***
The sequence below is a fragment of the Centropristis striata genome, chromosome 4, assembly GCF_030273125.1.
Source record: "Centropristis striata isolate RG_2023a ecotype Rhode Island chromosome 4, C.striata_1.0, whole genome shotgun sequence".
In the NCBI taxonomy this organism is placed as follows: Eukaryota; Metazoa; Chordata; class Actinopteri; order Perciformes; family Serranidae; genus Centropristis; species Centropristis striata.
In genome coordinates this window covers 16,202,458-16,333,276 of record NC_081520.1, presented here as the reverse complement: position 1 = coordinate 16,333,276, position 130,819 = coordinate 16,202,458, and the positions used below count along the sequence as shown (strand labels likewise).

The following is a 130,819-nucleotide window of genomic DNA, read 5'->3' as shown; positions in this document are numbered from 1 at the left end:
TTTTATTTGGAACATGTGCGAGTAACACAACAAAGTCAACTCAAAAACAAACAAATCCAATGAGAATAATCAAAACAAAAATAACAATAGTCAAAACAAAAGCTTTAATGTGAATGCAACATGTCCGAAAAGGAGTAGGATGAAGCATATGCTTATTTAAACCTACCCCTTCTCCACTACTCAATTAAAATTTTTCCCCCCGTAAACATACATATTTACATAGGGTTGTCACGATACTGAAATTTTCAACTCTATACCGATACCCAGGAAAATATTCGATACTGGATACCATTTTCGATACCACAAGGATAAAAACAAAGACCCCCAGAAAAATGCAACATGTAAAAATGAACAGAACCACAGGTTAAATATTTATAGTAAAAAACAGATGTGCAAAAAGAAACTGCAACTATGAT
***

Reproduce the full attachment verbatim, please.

The sequence below is a fragment of the Centropristis striata genome, chromosome 4, assembly GCF_030273125.1.
Source record: "Centropristis striata isolate RG_2023a ecotype Rhode Island chromosome 4, C.striata_1.0, whole genome shotgun sequence".
In the NCBI taxonomy this organism is placed as follows: Eukaryota; Metazoa; Chordata; class Actinopteri; order Perciformes; family Serranidae; genus Centropristis; species Centropristis striata.
In genome coordinates this window covers 16,202,458-16,333,276 of record NC_081520.1, presented here as the reverse complement: position 1 = coordinate 16,333,276, position 130,819 = coordinate 16,202,458, and the positions used below count along the sequence as shown (strand labels likewise).

The following is a 130,819-nucleotide window of genomic DNA, read 5'->3' as shown; positions in this document are numbered from 1 at the left end:
TTTTATTTGGAACATGTGCGAGTAACACAACAAAGTCAACTCAAAAACAAACAAATCCAATGAGAATAATCAAAACAAAAATAACAATAGTCAAAACAAAAGCTTTAATGTGAATGCAACATGTCCGAAAAGGAGTAGGATGAAGCATATGCTTATTTAAACCTACCCCTTCTCCACTACTCAATTAAAATTTTTCCCCCCGTAAACATACATATTTACATAGGGTTGTCACGATACTGAAATTTTCAACTCTATACCGATACCCAGGAAAATATTCGATACTGGATACCATTTTCGATACCACAAGGATAAAAACAAAGACCCCCAGAAAAATGCAACATGTAAAAATGAACAGAACCACAGGTTAAATATTTATAGTAAAAAACAGATGTGCAAAAAGAAACTGCAACTATGAT